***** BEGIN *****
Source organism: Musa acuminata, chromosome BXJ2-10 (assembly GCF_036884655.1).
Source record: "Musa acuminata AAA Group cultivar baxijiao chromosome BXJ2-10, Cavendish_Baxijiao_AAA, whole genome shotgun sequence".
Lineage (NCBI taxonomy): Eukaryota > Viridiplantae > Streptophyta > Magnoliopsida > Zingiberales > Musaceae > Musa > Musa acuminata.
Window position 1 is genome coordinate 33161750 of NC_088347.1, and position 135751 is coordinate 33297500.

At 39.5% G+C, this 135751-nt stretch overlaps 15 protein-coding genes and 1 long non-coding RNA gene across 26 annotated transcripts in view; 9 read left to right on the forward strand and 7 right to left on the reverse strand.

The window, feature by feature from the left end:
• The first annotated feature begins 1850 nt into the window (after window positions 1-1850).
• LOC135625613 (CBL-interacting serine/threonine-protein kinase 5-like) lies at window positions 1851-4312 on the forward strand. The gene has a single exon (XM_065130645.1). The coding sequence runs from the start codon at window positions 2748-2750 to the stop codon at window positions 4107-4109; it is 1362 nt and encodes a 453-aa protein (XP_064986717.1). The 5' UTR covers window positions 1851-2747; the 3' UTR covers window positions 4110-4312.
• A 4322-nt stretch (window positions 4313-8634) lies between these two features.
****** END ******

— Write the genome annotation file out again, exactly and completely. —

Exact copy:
Source organism: Musa acuminata, chromosome BXJ2-10 (assembly GCF_036884655.1).
Source record: "Musa acuminata AAA Group cultivar baxijiao chromosome BXJ2-10, Cavendish_Baxijiao_AAA, whole genome shotgun sequence".
Lineage (NCBI taxonomy): Eukaryota > Viridiplantae > Streptophyta > Magnoliopsida > Zingiberales > Musaceae > Musa > Musa acuminata.
Window position 1 is genome coordinate 33161750 of NC_088347.1, and position 135751 is coordinate 33297500.

At 39.5% G+C, this 135751-nt stretch overlaps 15 protein-coding genes and 1 long non-coding RNA gene across 26 annotated transcripts in view; 9 read left to right on the forward strand and 7 right to left on the reverse strand.

The window, feature by feature from the left end:
• The first annotated feature begins 1850 nt into the window (after window positions 1-1850).
• LOC135625613 (CBL-interacting serine/threonine-protein kinase 5-like) lies at window positions 1851-4312 on the forward strand. The gene has a single exon (XM_065130645.1). The coding sequence runs from the start codon at window positions 2748-2750 to the stop codon at window positions 4107-4109; it is 1362 nt and encodes a 453-aa protein (XP_064986717.1). The 5' UTR covers window positions 1851-2747; the 3' UTR covers window positions 4110-4312.
• A 4322-nt stretch (window positions 4313-8634) lies between these two features.